How the world sees you.

Many of us have perceptions of ourselves that don’t match what others think, feel or notice.  Culturally, we put on a polite and happy face to make people (and ourselves) feel comfortable and at ease in each other’s company – whether it’s in a work, social, or romantic interaction.  

How often have you wished to be a fly on the wall so you could hear how others describe you in any of these capacities?

With the underlying desire to both impress and be accepted OR to hide and detach, we unconsciously give others impressions that can either achieve or dissuade all of the above.   

When people get to hear how the world actually experiences them without the cherry on top, the impact can be profound. The practice of Circling allows us to receive feedback from unbiased strangers, using conscious communication that requires ownership of personal experience.  

Recently, during a weekend intensive, a man was sharing his frustration about the social dynamic in his workplace.  He described how he dreaded interacting with his peers and said something to the effect of  ‘they’re all self-absorbed jerks that could care less about me or what I bring to the table.’ 

One of the women in the Circle responded, ‘that’s interesting because I was feeling like you were thinking the same thing about us.’

Other people in the group then revealed that they were imagining the same thing.  The man was shocked by this response and was eager to ask what had the group simultaneously respond to him in the same way.  

Ultimately he discovered that his history and the insecurities that he had developed over time, had him judging and coming to conclusions about others before ever being ‘seen.’  

In the practice of Circling, being ‘seen’ translates to being understood, appreciated, or acknowledged for one's true self, process, or unique gifts … that which lies below the surface.

Unraveling these perceptions in a communal space, that could just as easily represent the places and spaces in our day-to-day lives, offers invaluable insight.

Circling certainly isn’t for the faint hearted but it can help one understand why they’re attracting or NOT attracting what they desire most in life -- the woman/man, the job, opportunity, or simply the connection we ALL long to feel with others.

Circling facilitates freedom from constrictions of past experiences and interpretations around conflict, decisions, or stories.  Individuals can then find support and passion to design their future and their role -- giving them the power to reformulate and harness a vision for their lives.

This practice also reveals that all of us are going through an internal process that pretty much mirrors everyone else’s.  Realizing this can give us permission to relax into our own skin vs. being in a constant state of internal analysis – judging, desiring, or trying to control the outcome of each interaction.  

This opens up a whole new space for presence, connection, and attention to the things that nourish us in any interaction. 

For me, this feels like freedom.  And what I love even more is that there are no rules or requirements to the practice of Circling, other than to share and receive your own truth. 









13 Again.

I discovered my love of writing when I was 13 years old at summer camp. Un-edited streams of consciousness poured onto the multi-colored stationary that my grandmother had given me before I left. I wrote to everyone I could think of, never pausing the race between my heart and hand to consider grammar or my recipients’ reactions.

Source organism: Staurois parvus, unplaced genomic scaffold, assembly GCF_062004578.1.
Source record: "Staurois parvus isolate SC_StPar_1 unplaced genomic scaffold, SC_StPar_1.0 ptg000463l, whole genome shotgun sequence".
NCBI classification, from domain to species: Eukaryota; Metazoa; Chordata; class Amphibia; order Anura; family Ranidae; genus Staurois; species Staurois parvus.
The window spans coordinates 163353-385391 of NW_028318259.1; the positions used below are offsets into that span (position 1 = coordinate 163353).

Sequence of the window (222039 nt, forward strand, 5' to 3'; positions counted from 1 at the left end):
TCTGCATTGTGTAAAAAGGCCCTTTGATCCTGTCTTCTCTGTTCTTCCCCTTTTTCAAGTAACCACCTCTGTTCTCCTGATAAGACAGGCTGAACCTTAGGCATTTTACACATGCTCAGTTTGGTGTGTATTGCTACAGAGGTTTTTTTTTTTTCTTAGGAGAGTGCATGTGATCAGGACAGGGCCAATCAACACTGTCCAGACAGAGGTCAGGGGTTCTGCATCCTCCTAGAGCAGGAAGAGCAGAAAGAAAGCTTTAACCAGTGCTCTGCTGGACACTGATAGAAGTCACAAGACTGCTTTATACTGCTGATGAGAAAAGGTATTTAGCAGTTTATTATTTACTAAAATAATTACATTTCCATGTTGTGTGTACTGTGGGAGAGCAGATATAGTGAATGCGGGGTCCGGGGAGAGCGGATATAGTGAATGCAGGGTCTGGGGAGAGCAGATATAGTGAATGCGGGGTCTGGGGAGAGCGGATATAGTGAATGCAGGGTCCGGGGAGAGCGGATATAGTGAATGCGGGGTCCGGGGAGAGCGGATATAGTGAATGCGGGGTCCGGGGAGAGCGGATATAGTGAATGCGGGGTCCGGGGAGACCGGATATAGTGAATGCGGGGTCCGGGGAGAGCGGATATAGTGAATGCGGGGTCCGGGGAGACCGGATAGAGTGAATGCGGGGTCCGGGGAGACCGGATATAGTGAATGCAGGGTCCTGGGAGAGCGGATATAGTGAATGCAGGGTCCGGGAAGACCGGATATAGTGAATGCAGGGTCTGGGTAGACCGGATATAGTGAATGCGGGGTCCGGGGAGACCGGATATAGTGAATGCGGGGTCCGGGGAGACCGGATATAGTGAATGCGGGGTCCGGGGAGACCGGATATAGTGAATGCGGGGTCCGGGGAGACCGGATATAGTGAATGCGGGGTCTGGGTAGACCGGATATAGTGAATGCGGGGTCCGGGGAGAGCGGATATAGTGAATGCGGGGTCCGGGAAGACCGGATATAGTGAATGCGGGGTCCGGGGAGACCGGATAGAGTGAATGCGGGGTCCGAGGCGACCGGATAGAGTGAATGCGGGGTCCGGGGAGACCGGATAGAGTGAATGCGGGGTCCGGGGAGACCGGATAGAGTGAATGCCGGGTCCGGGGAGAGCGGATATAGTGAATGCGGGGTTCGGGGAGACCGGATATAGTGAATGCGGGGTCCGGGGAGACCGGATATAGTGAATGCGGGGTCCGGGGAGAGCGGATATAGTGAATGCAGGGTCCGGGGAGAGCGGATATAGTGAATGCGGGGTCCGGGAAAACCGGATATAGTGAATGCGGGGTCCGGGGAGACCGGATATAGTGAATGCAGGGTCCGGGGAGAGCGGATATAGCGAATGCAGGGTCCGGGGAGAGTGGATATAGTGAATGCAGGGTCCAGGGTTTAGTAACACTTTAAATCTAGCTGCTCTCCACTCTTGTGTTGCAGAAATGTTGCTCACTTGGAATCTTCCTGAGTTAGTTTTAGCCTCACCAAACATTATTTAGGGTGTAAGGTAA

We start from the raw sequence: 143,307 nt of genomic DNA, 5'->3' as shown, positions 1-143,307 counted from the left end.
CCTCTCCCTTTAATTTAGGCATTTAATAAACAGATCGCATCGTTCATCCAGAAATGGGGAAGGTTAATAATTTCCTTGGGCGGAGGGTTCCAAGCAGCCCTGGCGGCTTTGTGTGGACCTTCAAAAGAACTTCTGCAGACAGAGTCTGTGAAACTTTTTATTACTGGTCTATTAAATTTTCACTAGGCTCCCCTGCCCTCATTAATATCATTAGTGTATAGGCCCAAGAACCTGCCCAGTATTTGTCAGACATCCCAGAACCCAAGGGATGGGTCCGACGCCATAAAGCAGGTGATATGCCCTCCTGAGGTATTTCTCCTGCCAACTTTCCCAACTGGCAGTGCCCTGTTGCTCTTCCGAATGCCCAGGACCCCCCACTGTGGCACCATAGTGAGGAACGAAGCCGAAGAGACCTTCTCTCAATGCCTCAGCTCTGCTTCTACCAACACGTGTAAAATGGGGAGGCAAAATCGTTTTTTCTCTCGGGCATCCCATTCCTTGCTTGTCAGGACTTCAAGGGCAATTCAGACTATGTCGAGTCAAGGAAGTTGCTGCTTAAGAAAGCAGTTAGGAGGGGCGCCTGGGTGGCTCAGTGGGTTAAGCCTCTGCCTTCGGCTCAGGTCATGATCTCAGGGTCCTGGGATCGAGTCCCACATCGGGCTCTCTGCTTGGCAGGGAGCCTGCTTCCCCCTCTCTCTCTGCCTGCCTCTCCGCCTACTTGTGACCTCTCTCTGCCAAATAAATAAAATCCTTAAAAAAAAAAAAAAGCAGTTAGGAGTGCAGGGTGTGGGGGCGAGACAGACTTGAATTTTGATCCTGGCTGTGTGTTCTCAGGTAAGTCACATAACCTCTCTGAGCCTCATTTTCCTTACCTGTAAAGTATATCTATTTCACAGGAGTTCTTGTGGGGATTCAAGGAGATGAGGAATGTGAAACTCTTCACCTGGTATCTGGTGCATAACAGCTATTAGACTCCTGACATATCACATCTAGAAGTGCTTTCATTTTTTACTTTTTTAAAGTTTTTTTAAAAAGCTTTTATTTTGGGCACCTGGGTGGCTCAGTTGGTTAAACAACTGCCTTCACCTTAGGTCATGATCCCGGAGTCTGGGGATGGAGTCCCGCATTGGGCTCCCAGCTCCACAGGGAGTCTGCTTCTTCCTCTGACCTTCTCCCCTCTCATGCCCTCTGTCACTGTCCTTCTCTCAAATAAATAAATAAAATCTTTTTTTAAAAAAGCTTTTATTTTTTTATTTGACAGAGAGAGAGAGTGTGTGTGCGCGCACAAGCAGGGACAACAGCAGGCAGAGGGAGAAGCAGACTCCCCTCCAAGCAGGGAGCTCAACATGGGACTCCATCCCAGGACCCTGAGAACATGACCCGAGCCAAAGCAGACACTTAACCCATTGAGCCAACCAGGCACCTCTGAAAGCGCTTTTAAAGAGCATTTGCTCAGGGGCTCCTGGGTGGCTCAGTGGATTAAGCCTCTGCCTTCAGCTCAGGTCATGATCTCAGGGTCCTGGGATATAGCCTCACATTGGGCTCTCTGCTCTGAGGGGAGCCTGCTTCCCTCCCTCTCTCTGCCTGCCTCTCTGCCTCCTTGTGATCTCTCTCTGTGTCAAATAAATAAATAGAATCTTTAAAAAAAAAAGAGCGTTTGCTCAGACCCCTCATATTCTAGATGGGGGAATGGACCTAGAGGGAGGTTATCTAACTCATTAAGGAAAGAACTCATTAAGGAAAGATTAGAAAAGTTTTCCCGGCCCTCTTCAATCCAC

When I got home, everyone told me it was if they had spent the summer with me.  They all hated the bully on the upper bunk, felt my pain when I lost the big race, and couldn’t wait to hear about the epic ending with my summer crush.

It wasn’t until years later when I fell in true love, that I found myself without words for the first time. I stumbled between vulnerability and pride, revealing and retracting.  I wrote many letters that screamed my truths, but they were too potent for an unbearable ending and were left un-sent.

The generosity and tone of my writing fluctuated based on the freedom of expression I felt at various points in my life.  It was always easiest to get in touch with that 13-yr old, bright-eyed and wondrous girl when I was traveling, creating, or in love. 

That voice became bounded and less playful when I imagined myself writing to an audience with judging eyes.  It felt as if I was preparing to sing from the most pure and wild places inside of me, and the mere thought of rejection had me running off stage.

It would take me an hour to write one paragraph and when I looked back, it was always the first version that I liked the most.  I just couldn’t trust that everyone else would feel the same. 

I began to carefully choose my audiences and words, both in my writing and in my life.  I hungered for company and relationships that allowed me to feel both free and safe … rarely were they one in the same. 

The lonely holes in-between had me hunger for experiences that allowed me to touch, taste, and feel the places where I felt most alive, and most ME.  And with each heartbreak or success, I became less tolerant of limiting spaces and relationships.

I became more willing to endure the discomfort of change, so I could get closer to the quality of life and experience of love that conceivably existed. 

And now as I write, I do so believing that my words will land with an audience that is also willing to touch, taste, feel and CREATE what is possible for them. 

 So forgive me in advance for any grammatical errors or disregard of judgments … I’m just here for love.